3. Every appliance has a useful label.

Not sure if the device you want to plug in is safe for the inverter? You can easily find out. Every electrical device has some sort of labeling to tell you how much power it needs. For example, this is the label printed on my Macbook’s charger:

I apologize because this involves a tiny bit of math. You need to know that by multiplying Amps and Volts, you get Watts. (I promise, that’s as hard as it gets.)

Looking at this label, we see “Input: 100-240V”. That means this charger will operate on any voltage from 100 to 240. (That means you can use it in Europe!) In North America, it will run quite happily on 120 volts.

We take that number and multiply it by the next number. If you squint you’ll see that it says “~1.5A” which means it draws a maximum of about 1.5 amps.  So by multiplying 120 x 1.5, we come up with 180 Watts. That’s way below the 1,000 Watt rating of the inverter, so now we know there will be no problem using this charger.

Just for geeky fun, you might take a look at a few other items you might plug in, like a coffee maker. You might be surprised (dare I say “shocked”?) by the range of power requirements.


4. Turn the inverter off when you’re not using it.

Even in “stand by” mode with nothing plugged in, the inverter uses power. It’s not much at any given moment, but like a dripping faucet it adds up to quite a lot over the course of a couple of days. So only turn on the inverter when you really need it, and be sure to remember to turn it off again when you finish watching your movie.


5. Watch the heat.

Remember that 20% power waste I mentioned earlier? It goes up in the air as heat. The inverter has a pair of fans to keep it cool, but on a really hot day it can get too hot—and that’s bad for the longevity of the inverter.

Most of the time this won’t be a problem. But if you pull into a boondocking spot after a sunny day of towing and the interior of the Airstream is over 104 degrees F (which happens pretty easily in the southwest), the inverter will be over its safe maximum temperature. Wait for the Airstream’s interior to cool down before you use the inverter. You can easily check the interior temperature by pressing the appropriate button on the Airstream’s wall-mounted thermostat.


6. Outlets can be handy while traveling!

Here’s one of my favorite hacks: when I need to add air to the trailer’s tires during a trip, I use a portable compressor plugged into  one of the power outlets on my Airstream.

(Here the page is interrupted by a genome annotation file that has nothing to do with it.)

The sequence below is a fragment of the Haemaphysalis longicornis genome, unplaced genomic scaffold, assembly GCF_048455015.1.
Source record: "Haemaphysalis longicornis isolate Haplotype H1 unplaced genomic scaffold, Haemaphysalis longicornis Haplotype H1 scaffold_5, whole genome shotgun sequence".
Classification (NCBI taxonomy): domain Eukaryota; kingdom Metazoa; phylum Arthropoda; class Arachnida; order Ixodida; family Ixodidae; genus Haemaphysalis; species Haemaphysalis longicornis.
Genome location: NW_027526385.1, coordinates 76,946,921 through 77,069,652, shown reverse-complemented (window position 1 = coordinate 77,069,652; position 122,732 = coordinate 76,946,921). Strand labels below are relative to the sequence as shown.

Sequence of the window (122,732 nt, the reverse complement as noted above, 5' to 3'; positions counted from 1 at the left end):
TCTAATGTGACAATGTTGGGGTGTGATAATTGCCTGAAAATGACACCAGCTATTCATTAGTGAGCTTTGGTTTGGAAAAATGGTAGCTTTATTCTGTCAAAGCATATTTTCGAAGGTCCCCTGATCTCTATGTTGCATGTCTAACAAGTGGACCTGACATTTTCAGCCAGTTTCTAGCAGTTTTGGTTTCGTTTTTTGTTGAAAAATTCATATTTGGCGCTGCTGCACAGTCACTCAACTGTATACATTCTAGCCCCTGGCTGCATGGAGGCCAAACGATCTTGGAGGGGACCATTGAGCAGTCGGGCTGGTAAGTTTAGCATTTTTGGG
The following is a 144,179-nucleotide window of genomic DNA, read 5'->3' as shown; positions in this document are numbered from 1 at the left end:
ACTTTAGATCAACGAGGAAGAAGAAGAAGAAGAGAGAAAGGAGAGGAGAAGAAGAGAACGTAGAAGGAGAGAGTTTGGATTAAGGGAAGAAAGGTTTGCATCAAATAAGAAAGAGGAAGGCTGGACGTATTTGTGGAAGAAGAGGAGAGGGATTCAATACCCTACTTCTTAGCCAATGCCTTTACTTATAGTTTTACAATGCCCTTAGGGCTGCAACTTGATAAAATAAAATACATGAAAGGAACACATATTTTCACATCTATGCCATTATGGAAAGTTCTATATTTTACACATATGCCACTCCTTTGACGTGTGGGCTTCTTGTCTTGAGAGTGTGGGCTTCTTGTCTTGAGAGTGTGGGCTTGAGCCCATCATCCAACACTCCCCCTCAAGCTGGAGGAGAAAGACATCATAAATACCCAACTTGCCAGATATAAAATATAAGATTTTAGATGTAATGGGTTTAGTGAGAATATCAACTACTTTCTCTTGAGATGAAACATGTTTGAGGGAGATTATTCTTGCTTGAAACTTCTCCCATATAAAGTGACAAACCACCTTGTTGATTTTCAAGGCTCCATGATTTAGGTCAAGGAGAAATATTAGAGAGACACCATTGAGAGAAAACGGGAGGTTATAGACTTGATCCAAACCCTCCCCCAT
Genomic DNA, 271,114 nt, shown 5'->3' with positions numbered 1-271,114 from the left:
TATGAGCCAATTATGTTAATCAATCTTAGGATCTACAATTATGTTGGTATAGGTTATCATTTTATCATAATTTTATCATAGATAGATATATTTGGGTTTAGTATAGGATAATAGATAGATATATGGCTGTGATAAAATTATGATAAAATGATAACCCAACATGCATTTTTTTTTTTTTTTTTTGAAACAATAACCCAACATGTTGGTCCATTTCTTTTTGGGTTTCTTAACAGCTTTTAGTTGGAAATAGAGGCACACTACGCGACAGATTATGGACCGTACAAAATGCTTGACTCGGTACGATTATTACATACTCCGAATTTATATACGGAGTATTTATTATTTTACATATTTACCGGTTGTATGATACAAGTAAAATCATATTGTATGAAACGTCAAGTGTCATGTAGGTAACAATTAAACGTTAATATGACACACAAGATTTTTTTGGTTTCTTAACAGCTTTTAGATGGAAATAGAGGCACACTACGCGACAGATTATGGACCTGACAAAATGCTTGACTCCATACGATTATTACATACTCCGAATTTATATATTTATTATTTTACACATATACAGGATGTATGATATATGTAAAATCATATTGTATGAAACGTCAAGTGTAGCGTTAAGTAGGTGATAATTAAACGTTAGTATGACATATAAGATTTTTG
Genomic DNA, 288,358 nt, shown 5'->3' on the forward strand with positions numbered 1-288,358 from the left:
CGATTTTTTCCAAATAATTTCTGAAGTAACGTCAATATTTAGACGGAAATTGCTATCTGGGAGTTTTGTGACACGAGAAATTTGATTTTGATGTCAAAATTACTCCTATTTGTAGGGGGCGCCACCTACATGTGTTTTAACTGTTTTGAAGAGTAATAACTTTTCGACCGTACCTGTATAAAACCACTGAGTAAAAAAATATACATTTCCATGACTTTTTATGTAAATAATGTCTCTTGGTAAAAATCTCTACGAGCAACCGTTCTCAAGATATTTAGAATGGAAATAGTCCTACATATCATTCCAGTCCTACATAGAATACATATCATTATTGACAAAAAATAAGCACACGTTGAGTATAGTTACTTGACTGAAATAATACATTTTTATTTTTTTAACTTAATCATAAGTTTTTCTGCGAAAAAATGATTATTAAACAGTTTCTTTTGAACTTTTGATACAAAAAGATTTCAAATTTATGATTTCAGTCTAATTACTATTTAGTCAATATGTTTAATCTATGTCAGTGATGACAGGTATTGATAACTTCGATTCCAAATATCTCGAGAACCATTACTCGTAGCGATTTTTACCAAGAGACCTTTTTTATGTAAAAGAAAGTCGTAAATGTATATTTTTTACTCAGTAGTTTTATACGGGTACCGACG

Note that the outside outlet isn’t connected to the inverter on most Airstreams, so you may need to run an extension cord from one of the interior outlets.

I used tip #3 to compute that the inexpensive portable compressor I use draws just 130 watts of power. So even though it has a motor, it’s well within the capacity of the inverter. That means that anytime I need air I can just flip on the inverter and plug in my compressor. That beats the heck out of trying to find a plug or a gas station air compressor!


That’s probably more than you need to know about inverters—but hopefully enough to make you see that the inverter is a really handy device, and how best to use it. Like all good things, it’s best enjoyed in moderation.


 * The voltages mentioned are not exact. Household current, for example, can run from 108 volts to 132 volts and still be considered normal. The WFCO brand inverter in a late model Airstream is actually designed to output 115 volts. Likewise, a “12-volt” battery is really going to put out about 12.6-13.0 volts when fully charged. This voltage drops as the battery is depleted. You didn’t need to know this and it really won’t change anything written here, but I mention it because otherwise, somebody will feel the need to “correct” me.


The other day I heard about an educational seminar on the topic of solar power for Airstreams and decided to take a look. What I saw horrified me: the presenter turned this simple topic into an engineering class that would intimidate all but the geekiest among us. Imagine densely-packed slides full of numbers and technical terms.

Solar is easy. Don’t let anyone tell you differently. The sun shines, solar panels convert the sunshine into electricity, and that charges the batteries in your Airstream. That’s it.

The rest is stuff that only a few people really need to know. If you enjoy having all the details and talking about amps and volts (like me, I have to admit) by all means have fun learning everything you can, but I think most Airstreamers just want to get more camping time without having to find a plug or carry a generator.

Let me answer a few commonly asked questions:

“What can I run on solar?”

I often hear comments and questions from people who don’t understand exactly what solar panels are doing for them. At the risk of repeating myself: the solar panels charge the batteries. Solar panels don’t do anything else. So you don’t run anything on solar.

The batteries in your Airstream are actually doing the work of powering things when you’re boondocking. In my book “The Newbies Guide to Airstreaming” I have charts that show exactly what the batteries are powering. (In the 4th edition of the book you’ll find that chart on page 20.) Basically, if it runs on 12 volts, the batteries are powering it.